Welcome to TLG’s latest meta snapshot for Legends of Runeterra, a series in which we give you our insight on the finest decks in the higher ranks of the ladder.
Every Monday, we discuss the decks that are part of the week’s meta and rate them on a scale of 1 to 5 stars. We also look at the evolution of said decks’ ratings across weeks and draw conclusions regarding the current state of the game, all of this so you can delve into your own ranked journey with a head start.
Shurima and Ionia are the dominant regions at the moment. Thankfully, it’s not solely Azir-Irelia this time - Sivir and her SpellShield, as well as Akshan and Lee Sin are also painting the top tiers gold and pink. Othal is bringing you a spotlight on why this region combination has risen to such dominance.
Since our last snapshot, we have been blessed with two expansions, so there’s a lot to break down here. Naturally, things will clarify over the next few weeks, but for the time being, we present to you our vision of how the meta landscape looks.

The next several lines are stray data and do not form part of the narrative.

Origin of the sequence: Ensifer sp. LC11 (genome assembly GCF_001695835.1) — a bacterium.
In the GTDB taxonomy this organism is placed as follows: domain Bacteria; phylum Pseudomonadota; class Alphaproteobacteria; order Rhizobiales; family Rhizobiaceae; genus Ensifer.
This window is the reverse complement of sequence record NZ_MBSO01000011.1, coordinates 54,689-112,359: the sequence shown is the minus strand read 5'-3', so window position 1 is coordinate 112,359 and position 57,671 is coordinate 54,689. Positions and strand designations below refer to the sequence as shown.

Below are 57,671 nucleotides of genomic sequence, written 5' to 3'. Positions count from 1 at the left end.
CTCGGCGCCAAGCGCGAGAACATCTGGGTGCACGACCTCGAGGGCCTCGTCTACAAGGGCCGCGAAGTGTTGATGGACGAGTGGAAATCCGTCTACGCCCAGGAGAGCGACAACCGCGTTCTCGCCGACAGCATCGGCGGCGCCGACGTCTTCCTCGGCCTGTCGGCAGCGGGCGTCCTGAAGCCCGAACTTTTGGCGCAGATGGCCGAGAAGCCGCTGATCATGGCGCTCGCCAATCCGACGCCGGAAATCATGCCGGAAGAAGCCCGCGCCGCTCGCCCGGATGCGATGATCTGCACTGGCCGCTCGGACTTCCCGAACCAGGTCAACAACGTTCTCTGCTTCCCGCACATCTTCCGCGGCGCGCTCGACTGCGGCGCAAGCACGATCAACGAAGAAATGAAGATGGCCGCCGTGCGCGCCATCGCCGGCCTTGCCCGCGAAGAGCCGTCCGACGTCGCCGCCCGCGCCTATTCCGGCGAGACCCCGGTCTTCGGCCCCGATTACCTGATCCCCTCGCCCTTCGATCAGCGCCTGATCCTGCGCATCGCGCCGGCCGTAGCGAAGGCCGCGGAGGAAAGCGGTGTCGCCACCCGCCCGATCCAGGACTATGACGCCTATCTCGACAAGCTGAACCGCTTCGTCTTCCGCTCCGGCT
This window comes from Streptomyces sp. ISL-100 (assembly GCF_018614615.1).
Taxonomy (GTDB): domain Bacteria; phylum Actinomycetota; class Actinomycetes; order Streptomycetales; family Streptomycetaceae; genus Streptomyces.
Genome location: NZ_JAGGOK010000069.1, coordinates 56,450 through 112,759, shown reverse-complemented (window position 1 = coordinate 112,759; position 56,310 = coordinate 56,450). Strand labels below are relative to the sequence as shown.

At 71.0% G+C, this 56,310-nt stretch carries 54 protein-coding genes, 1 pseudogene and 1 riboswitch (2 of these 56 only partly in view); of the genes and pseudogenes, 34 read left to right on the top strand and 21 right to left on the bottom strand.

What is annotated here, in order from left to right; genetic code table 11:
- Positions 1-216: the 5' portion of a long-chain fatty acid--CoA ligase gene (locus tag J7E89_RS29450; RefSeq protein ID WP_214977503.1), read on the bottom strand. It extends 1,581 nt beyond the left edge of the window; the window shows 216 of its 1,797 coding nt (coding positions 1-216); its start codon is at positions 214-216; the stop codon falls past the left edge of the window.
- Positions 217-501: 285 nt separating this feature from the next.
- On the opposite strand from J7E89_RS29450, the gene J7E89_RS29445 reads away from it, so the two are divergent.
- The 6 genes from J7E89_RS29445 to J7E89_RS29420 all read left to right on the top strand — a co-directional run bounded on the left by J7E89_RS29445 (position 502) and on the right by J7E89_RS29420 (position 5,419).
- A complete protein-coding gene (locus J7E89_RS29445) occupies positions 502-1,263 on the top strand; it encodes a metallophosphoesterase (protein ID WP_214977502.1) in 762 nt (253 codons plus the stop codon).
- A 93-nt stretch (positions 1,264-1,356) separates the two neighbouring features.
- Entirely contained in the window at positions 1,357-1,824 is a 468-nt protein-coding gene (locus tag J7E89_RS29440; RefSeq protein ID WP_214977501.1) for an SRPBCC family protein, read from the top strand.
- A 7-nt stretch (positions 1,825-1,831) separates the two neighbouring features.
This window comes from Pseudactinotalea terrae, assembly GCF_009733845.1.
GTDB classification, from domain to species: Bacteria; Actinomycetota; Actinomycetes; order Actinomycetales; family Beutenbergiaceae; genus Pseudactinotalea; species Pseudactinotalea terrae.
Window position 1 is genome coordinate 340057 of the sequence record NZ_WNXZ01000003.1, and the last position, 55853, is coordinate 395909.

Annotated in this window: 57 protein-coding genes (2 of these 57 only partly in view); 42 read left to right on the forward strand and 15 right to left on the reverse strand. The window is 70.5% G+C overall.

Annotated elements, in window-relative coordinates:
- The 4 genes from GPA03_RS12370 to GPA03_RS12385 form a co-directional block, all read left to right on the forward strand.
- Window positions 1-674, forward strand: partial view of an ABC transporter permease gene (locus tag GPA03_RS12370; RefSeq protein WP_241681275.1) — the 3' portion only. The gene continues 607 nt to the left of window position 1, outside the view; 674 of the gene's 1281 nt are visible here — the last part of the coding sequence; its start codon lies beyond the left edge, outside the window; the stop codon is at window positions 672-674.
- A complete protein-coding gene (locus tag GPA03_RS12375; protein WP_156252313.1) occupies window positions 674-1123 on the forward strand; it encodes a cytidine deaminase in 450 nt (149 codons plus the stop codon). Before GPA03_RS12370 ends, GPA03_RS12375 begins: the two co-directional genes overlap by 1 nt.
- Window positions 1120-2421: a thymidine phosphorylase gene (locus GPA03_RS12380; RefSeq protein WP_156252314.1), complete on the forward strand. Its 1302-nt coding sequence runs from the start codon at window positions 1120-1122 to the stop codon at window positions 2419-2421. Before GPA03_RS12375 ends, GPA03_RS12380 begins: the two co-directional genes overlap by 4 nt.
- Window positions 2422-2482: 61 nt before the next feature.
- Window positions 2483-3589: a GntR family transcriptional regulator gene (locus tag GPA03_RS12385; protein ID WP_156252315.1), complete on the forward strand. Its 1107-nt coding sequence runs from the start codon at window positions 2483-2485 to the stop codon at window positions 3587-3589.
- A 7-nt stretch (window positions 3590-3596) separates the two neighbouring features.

If you have any questions, feel free to drop by our Discord. Best of luck on your climb!
Editing: Wusubi, Sebodunum
Writers: Den, Ultraman, Othal
Rating: 4.5 stars
Zed and Sivir pair up to be a frightening, albeit a fragile duo. Enabled by the combat tricks in Ionia and Shurima, they’ll rarely face an opposition able to resist their attacks and simply kill the opponent through Twin Disciplines or Shaped Stone.
Use Sivir’s level-up to give your whole board multiple keywords, the most juicy of which include Elusive, Double Attack or even Overwhelm if your version plays The Absolver. Why not gain all of them at once, for style points.
Zed is useful as a solo threat - his level-up creates a Living Shadow with his stats and keywords. While his main role is to apply early pressure, he can provide an alternate win con in his flipped form in desperate situations.